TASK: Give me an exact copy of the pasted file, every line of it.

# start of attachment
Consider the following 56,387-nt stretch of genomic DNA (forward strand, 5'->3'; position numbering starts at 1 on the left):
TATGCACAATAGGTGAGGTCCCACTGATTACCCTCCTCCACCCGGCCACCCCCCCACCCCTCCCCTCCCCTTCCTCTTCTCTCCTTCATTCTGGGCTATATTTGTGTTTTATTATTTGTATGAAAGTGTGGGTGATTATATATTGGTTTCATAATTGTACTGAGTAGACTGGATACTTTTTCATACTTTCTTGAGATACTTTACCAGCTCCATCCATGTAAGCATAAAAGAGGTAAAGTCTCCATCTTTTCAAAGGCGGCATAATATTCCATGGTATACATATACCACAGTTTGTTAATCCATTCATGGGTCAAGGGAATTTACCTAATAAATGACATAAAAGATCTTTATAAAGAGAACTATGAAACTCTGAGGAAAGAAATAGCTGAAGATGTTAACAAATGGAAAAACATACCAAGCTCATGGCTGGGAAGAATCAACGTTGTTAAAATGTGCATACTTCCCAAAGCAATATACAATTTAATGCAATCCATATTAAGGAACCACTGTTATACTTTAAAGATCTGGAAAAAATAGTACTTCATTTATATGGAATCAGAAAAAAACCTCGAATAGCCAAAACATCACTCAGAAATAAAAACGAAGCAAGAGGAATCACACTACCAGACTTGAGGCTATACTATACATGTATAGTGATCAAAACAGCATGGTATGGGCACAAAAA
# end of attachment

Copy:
Consider the following 56,387-nt stretch of genomic DNA (forward strand, 5'->3'; position numbering starts at 1 on the left):
TATGCACAATAGGTGAGGTCCCACTGATTACCCTCCTCCACCCGGCCACCCCCCCACCCCTCCCCTCCCCTTCCTCTTCTCTCCTTCATTCTGGGCTATATTTGTGTTTTATTATTTGTATGAAAGTGTGGGTGATTATATATTGGTTTCATAATTGTACTGAGTAGACTGGATACTTTTTCATACTTTCTTGAGATACTTTACCAGCTCCATCCATGTAAGCATAAAAGAGGTAAAGTCTCCATCTTTTCAAAGGCGGCATAATATTCCATGGTATACATATACCACAGTTTGTTAATCCATTCATGGGTCAAGGGAATTTACCTAATAAATGACATAAAAGATCTTTATAAAGAGAACTATGAAACTCTGAGGAAAGAAATAGCTGAAGATGTTAACAAATGGAAAAACATACCAAGCTCATGGCTGGGAAGAATCAACGTTGTTAAAATGTGCATACTTCCCAAAGCAATATACAATTTAATGCAATCCATATTAAGGAACCACTGTTATACTTTAAAGATCTGGAAAAAATAGTACTTCATTTATATGGAATCAGAAAAAAACCTCGAATAGCCAAAACATCACTCAGAAATAAAAACGAAGCAAGAGGAATCACACTACCAGACTTGAGGCTATACTATACATGTATAGTGATCAAAACAGCATGGTATGGGCACAAAAA